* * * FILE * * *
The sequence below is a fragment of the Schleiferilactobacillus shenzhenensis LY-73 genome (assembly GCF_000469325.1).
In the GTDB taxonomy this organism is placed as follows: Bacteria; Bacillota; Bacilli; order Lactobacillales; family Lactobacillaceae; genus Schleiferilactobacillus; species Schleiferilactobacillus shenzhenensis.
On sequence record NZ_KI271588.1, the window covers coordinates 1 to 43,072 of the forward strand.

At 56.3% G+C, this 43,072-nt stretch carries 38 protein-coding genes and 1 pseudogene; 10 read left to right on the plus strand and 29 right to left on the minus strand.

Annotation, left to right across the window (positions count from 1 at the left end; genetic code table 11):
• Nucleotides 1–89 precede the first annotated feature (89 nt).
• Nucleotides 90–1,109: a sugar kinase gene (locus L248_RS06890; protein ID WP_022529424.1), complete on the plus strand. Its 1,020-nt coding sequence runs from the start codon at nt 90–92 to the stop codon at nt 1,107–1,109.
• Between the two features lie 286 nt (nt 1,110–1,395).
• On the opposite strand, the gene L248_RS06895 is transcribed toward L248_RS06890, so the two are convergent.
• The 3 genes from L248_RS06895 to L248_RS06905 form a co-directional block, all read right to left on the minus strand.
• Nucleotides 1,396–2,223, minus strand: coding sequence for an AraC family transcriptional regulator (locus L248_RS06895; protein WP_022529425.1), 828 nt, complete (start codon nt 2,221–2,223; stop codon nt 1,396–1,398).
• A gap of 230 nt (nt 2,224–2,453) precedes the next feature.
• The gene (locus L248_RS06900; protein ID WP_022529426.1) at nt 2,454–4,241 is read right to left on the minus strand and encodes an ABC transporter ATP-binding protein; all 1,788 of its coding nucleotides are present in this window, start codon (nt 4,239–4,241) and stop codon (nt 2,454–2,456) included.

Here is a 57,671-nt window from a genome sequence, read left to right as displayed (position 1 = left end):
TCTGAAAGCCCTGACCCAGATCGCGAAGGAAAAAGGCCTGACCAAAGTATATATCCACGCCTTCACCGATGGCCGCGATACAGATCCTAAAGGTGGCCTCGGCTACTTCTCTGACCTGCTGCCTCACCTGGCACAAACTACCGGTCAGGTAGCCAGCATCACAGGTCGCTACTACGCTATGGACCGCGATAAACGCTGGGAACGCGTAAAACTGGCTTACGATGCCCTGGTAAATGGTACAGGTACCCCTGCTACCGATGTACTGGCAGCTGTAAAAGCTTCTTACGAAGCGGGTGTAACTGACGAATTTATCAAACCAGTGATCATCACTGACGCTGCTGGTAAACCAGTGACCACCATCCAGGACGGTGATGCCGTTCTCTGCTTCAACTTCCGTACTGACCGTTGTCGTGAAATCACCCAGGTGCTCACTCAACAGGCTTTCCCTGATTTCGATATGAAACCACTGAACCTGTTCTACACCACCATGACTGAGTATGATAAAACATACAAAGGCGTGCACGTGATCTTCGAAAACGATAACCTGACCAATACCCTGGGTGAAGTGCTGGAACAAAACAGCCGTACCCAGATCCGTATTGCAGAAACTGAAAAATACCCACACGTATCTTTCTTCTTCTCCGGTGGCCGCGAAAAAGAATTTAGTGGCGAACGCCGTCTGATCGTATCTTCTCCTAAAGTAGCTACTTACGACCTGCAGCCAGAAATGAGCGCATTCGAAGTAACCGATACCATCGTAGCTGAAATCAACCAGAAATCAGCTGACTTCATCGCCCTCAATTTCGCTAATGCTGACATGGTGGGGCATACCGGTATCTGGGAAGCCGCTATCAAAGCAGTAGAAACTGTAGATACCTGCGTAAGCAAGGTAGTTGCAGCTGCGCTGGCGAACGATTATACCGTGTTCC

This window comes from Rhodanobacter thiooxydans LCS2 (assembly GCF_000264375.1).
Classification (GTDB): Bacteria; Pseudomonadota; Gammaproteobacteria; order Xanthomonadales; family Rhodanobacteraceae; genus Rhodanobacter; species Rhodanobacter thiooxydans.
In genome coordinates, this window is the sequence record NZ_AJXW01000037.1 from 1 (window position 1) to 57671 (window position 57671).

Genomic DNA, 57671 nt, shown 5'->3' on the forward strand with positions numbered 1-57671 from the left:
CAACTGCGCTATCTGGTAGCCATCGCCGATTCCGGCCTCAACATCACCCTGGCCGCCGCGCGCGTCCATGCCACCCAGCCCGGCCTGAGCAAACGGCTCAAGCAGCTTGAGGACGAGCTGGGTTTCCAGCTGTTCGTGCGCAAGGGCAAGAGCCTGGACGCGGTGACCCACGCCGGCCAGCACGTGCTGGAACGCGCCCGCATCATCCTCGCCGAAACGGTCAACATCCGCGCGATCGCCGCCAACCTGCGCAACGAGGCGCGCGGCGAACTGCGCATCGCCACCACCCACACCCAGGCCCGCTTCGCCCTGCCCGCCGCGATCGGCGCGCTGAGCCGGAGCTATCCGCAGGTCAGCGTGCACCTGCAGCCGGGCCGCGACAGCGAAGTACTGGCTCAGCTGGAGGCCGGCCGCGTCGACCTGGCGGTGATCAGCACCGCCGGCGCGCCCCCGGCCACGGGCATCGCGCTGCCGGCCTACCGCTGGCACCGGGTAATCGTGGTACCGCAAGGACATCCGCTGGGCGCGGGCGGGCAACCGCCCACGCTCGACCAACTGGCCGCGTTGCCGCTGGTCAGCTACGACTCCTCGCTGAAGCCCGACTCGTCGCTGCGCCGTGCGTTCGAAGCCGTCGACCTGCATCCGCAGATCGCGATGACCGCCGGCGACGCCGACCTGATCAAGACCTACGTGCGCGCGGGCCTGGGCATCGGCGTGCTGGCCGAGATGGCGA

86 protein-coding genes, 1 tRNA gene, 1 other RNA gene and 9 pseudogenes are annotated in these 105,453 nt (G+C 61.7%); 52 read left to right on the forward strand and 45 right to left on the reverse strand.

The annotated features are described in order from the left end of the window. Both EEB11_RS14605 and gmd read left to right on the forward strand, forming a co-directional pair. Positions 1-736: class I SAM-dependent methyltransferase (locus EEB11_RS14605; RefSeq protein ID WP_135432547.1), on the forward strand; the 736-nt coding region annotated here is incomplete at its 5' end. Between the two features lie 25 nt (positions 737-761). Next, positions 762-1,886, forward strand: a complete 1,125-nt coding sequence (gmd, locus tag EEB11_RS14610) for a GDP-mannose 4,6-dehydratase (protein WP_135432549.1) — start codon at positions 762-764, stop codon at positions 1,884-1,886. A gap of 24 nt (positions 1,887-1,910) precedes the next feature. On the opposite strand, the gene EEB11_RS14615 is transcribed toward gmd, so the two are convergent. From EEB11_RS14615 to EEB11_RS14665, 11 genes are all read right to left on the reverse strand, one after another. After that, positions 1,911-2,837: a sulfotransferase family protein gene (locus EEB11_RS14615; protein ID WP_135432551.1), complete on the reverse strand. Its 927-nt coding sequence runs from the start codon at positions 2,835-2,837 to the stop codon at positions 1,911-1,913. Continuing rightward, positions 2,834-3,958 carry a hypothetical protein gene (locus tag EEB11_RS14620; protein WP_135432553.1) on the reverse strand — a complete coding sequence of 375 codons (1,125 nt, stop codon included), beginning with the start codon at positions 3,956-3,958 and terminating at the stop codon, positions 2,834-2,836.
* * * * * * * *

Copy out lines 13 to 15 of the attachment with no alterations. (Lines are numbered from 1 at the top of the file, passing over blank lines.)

• The gene (locus L248_RS06900; protein ID WP_022529426.1) at nt 2,454–4,241 is read right to left on the minus strand and encodes an ABC transporter ATP-binding protein; all 1,788 of its coding nucleotides are present in this window, start codon (nt 4,239–4,241) and stop codon (nt 2,454–2,456) included.

Here is a 57,671-nt window from a genome sequence, read left to right as displayed (position 1 = left end):
TCTGAAAGCCCTGACCCAGATCGCGAAGGAAAAAGGCCTGACCAAAGTATATATCCACGCCTTCACCGATGGCCGCGATACAGATCCTAAAGGTGGCCTCGGCTACTTCTCTGACCTGCTGCCTCACCTGGCACAAACTACCGGTCAGGTAGCCAGCATCACAGGTCGCTACTACGCTATGGACCGCGATAAACGCTGGGAACGCGTAAAACTGGCTTACGATGCCCTGGTAAATGGTACAGGTACCCCTGCTACCGATGTACTGGCAGCTGTAAAAGCTTCTTACGAAGCGGGTGTAACTGACGAATTTATCAAACCAGTGATCATCACTGACGCTGCTGGTAAACCAGTGACCACCATCCAGGACGGTGATGCCGTTCTCTGCTTCAACTTCCGTACTGACCGTTGTCGTGAAATCACCCAGGTGCTCACTCAACAGGCTTTCCCTGATTTCGATATGAAACCACTGAACCTGTTCTACACCACCATGACTGAGTATGATAAAACATACAAAGGCGTGCACGTGATCTTCGAAAACGATAACCTGACCAATACCCTGGGTGAAGTGCTGGAACAAAACAGCCGTACCCAGATCCGTATTGCAGAAACTGAAAAATACCCACACGTATCTTTCTTCTTCTCCGGTGGCCGCGAAAAAGAATTTAGTGGCGAACGCCGTCTGATCGTATCTTCTCCTAAAGTAGCTACTTACGACCTGCAGCCAGAAATGAGCGCATTCGAAGTAACCGATACCATCGTAGCTGAAATCAACCAGAAATCAGCTGACTTCATCGCCCTCAATTTCGCTAATGCTGACATGGTGGGGCATACCGGTATCTGGGAAGCCGCTATCAAAGCAGTAGAAACTGTAGATACCTGCGTAAGCAAGGTAGTTGCAGCTGCGCTGGCGAACGATTATACCGTGTTCC